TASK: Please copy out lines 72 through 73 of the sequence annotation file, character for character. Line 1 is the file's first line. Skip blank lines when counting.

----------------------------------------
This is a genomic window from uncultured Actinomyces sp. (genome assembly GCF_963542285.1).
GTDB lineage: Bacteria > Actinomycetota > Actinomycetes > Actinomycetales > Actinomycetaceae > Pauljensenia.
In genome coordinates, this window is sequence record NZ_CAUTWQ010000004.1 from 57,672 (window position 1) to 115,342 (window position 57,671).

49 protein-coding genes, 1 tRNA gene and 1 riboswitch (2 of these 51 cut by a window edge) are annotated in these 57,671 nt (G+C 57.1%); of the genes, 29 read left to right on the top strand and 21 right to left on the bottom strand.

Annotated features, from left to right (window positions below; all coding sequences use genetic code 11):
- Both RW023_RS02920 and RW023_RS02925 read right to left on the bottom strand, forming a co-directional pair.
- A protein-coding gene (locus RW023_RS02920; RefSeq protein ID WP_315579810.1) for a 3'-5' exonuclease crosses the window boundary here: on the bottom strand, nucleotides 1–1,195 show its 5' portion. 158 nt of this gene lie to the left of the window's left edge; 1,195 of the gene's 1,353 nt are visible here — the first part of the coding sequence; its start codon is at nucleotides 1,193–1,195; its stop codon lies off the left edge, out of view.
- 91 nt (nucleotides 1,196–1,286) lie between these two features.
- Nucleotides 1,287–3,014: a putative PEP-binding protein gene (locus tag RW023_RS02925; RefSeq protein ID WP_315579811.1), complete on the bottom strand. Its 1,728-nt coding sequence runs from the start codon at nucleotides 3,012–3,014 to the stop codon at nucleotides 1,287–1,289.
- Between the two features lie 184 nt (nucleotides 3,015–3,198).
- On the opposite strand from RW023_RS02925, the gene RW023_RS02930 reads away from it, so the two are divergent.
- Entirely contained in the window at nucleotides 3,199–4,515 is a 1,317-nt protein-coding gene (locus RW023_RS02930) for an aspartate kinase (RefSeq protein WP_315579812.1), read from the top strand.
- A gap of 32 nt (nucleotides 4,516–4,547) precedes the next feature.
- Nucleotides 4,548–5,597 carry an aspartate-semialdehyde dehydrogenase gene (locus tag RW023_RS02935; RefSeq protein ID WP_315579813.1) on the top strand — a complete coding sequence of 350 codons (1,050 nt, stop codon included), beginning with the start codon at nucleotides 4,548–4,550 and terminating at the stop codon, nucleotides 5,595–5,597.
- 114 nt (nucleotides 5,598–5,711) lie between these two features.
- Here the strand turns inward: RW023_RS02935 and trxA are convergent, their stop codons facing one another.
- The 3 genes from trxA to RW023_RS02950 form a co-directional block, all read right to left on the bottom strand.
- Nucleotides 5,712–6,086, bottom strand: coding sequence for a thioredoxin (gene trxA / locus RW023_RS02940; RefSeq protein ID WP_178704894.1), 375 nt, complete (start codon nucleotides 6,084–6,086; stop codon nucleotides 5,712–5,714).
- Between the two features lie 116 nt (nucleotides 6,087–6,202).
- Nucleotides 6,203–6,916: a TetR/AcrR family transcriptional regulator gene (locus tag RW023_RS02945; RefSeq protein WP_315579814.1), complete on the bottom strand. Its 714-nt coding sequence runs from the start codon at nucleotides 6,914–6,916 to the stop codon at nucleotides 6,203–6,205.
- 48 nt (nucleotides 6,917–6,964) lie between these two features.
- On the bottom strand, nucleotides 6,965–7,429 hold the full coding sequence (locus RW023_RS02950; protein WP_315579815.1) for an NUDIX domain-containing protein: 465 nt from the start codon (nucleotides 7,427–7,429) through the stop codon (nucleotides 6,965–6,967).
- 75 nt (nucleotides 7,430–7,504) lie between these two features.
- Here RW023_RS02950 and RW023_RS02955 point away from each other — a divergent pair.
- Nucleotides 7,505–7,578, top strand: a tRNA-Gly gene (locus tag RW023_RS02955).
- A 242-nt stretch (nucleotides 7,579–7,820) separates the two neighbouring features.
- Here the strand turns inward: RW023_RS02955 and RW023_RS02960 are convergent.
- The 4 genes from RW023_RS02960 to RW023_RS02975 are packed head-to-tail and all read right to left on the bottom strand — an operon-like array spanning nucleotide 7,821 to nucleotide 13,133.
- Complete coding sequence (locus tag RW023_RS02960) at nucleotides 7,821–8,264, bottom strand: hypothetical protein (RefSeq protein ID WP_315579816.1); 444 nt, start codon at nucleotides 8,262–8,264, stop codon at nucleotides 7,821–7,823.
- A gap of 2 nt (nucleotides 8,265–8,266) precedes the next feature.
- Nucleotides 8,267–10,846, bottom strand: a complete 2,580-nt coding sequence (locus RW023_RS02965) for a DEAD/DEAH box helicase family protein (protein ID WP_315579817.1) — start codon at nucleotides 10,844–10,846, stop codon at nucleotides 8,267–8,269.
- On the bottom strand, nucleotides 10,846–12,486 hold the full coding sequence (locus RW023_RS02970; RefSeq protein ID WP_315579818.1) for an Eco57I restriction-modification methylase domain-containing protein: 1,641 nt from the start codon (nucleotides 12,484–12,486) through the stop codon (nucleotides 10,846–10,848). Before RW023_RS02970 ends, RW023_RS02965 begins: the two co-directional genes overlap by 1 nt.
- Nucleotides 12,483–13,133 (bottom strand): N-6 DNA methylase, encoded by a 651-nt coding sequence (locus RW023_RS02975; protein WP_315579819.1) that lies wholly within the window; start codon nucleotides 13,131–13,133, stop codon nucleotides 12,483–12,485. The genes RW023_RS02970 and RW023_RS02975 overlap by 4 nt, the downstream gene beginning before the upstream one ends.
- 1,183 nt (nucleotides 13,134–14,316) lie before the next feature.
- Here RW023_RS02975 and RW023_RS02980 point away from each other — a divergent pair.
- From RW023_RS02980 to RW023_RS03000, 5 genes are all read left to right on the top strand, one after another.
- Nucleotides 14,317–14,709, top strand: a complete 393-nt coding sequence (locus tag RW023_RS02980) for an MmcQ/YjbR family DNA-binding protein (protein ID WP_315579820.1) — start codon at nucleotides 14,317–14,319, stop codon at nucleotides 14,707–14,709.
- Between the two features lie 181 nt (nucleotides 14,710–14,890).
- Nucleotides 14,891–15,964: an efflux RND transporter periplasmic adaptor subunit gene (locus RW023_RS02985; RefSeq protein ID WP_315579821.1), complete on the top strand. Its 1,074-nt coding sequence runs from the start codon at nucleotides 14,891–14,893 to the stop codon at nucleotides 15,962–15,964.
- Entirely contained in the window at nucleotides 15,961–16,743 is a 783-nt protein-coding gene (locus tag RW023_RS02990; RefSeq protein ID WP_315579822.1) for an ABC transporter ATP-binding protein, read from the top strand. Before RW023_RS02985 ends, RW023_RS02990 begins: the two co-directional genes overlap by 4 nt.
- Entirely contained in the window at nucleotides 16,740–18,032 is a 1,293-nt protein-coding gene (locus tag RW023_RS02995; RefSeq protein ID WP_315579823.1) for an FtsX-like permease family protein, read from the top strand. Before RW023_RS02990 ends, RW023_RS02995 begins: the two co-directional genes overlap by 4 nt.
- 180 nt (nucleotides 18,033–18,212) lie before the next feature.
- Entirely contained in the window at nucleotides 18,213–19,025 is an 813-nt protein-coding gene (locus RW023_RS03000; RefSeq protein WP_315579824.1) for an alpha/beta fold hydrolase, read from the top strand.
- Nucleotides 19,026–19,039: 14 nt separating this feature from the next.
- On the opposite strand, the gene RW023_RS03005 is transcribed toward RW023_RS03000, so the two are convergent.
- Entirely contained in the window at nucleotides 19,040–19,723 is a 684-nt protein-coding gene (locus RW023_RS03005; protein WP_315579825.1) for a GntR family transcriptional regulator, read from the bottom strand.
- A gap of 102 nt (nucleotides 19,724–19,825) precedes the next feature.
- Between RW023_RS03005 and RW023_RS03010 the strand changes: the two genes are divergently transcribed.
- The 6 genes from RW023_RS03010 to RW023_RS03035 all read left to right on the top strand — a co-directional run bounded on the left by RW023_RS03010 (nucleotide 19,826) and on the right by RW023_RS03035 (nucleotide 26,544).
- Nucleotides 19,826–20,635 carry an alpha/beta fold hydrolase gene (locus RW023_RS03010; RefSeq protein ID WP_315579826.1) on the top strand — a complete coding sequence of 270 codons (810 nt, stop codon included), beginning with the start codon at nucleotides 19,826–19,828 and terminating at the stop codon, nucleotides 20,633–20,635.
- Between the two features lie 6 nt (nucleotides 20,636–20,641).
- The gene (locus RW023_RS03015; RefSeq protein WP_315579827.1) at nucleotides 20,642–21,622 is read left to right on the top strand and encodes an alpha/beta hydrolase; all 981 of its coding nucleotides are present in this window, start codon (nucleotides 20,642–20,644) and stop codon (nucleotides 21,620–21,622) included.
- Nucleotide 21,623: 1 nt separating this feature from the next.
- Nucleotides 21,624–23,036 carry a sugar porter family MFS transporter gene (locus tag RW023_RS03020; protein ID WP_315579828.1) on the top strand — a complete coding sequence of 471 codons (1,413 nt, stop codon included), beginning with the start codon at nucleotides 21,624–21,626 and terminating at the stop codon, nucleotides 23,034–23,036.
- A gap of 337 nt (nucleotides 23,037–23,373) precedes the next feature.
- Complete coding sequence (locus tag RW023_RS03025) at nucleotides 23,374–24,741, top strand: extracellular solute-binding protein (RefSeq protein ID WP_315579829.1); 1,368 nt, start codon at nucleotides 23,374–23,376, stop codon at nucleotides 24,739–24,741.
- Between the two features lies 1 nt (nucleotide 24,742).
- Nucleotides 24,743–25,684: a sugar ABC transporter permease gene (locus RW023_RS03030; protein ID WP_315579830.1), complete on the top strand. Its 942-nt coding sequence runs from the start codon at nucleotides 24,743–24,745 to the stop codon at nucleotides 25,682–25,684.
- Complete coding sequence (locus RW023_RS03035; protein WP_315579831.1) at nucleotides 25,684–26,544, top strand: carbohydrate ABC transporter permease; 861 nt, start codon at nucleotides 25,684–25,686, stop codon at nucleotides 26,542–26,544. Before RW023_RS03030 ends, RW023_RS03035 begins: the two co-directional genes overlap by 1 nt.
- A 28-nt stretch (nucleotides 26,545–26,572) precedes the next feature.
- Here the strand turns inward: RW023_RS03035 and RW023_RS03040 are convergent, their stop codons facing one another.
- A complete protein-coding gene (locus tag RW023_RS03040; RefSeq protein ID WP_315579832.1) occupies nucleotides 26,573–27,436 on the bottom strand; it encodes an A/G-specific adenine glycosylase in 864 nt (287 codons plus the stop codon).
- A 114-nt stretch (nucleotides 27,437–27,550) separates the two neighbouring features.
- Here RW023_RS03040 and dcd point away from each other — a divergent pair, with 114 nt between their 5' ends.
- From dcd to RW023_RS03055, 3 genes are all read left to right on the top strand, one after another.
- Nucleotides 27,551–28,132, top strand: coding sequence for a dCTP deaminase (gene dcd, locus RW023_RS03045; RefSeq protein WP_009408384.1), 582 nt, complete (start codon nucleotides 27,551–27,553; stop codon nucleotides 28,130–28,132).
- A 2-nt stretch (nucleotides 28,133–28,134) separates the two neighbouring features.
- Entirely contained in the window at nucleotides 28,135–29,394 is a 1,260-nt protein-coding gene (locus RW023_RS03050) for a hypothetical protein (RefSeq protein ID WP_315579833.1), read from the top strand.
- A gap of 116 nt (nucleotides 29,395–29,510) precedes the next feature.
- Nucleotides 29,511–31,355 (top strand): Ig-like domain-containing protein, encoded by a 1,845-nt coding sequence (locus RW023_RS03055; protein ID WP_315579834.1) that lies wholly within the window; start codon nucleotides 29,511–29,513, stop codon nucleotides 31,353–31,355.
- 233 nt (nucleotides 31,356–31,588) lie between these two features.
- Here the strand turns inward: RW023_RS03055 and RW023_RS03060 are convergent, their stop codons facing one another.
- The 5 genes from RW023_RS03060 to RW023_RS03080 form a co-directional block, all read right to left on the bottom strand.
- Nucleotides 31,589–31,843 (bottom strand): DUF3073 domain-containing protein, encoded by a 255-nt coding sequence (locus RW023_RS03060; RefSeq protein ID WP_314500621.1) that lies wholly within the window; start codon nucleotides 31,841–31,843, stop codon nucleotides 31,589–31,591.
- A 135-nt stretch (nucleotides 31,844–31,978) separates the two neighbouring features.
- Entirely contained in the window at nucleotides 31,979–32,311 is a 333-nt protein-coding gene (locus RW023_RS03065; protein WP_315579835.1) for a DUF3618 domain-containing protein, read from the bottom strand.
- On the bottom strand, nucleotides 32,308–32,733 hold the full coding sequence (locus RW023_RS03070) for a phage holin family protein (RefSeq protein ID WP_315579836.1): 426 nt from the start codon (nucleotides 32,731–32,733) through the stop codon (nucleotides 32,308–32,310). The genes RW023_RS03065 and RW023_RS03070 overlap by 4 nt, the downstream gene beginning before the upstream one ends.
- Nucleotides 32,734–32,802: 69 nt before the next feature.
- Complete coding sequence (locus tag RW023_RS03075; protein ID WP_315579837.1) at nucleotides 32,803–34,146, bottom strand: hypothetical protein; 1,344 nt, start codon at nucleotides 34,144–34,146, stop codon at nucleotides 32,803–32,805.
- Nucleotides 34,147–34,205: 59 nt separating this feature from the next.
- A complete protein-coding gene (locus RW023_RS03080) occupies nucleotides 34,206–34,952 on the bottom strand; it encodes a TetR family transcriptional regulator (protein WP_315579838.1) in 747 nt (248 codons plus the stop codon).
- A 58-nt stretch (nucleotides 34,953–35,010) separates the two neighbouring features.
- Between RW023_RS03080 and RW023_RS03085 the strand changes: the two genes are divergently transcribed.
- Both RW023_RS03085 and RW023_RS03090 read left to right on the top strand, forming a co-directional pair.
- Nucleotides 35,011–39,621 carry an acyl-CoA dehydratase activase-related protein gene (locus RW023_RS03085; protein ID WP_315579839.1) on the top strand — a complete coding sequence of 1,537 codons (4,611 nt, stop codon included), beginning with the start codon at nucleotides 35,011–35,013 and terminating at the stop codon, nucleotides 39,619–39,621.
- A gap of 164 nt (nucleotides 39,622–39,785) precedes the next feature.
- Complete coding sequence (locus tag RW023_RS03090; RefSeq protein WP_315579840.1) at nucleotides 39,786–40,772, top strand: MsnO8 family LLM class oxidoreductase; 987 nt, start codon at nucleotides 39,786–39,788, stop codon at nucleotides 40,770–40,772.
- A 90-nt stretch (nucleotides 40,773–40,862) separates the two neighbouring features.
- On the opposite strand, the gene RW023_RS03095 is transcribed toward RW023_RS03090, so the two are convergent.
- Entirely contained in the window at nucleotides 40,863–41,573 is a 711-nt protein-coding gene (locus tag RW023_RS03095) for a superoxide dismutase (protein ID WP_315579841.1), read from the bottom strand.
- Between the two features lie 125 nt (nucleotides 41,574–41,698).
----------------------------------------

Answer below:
- Here the strand turns inward: RW023_RS03055 and RW023_RS03060 are convergent, their stop codons facing one another.
- The 5 genes from RW023_RS03060 to RW023_RS03080 form a co-directional block, all read right to left on the bottom strand.